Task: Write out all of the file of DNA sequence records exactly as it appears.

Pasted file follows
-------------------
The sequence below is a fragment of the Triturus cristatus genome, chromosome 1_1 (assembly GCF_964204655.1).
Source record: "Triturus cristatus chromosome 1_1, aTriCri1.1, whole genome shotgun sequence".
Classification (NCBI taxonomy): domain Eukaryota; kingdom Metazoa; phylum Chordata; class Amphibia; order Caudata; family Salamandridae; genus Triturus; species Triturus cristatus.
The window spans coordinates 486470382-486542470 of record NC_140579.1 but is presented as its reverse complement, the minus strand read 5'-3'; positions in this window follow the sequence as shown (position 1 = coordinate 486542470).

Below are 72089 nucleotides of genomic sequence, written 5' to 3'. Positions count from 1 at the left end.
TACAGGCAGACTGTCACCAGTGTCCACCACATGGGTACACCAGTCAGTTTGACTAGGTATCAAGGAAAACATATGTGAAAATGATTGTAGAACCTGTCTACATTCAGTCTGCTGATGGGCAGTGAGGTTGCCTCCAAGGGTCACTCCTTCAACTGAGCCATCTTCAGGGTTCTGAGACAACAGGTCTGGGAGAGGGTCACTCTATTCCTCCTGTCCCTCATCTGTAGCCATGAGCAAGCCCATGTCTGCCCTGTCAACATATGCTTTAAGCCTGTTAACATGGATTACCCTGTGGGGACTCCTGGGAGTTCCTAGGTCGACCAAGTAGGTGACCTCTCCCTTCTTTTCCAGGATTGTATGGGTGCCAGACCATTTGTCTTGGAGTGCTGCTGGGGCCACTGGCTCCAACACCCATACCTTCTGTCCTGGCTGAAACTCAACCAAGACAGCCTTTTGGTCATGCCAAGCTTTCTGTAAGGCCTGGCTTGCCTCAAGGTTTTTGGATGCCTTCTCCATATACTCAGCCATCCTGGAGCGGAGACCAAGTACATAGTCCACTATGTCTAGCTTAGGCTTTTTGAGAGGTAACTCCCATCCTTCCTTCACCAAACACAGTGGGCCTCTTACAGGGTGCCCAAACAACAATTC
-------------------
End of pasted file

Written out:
The sequence below is a fragment of the Triturus cristatus genome, chromosome 1_1 (assembly GCF_964204655.1).
Source record: "Triturus cristatus chromosome 1_1, aTriCri1.1, whole genome shotgun sequence".
Classification (NCBI taxonomy): domain Eukaryota; kingdom Metazoa; phylum Chordata; class Amphibia; order Caudata; family Salamandridae; genus Triturus; species Triturus cristatus.
The window spans coordinates 486470382-486542470 of record NC_140579.1 but is presented as its reverse complement, the minus strand read 5'-3'; positions in this window follow the sequence as shown (position 1 = coordinate 486542470).

Below are 72089 nucleotides of genomic sequence, written 5' to 3'. Positions count from 1 at the left end.
TACAGGCAGACTGTCACCAGTGTCCACCACATGGGTACACCAGTCAGTTTGACTAGGTATCAAGGAAAACATATGTGAAAATGATTGTAGAACCTGTCTACATTCAGTCTGCTGATGGGCAGTGAGGTTGCCTCCAAGGGTCACTCCTTCAACTGAGCCATCTTCAGGGTTCTGAGACAACAGGTCTGGGAGAGGGTCACTCTATTCCTCCTGTCCCTCATCTGTAGCCATGAGCAAGCCCATGTCTGCCCTGTCAACATATGCTTTAAGCCTGTTAACATGGATTACCCTGTGGGGACTCCTGGGAGTTCCTAGGTCGACCAAGTAGGTGACCTCTCCCTTCTTTTCCAGGATTGTATGGGTGCCAGACCATTTGTCTTGGAGTGCTGCTGGGGCCACTGGCTCCAACACCCATACCTTCTGTCCTGGCTGAAACTCAACCAAGACAGCCTTTTGGTCATGCCAAGCTTTCTGTAAGGCCTGGCTTGCCTCAAGGTTTTTGGATGCCTTCTCCATATACTCAGCCATCCTGGAGCGGAGACCAAGTACATAGTCCACTATGTCTAGCTTAGGCTTTTTGAGAGGTAACTCCCATCCTTCCTTCACCAAACACAGTGGGCCTCTTACAGGGTGCCCAAACAACAATTC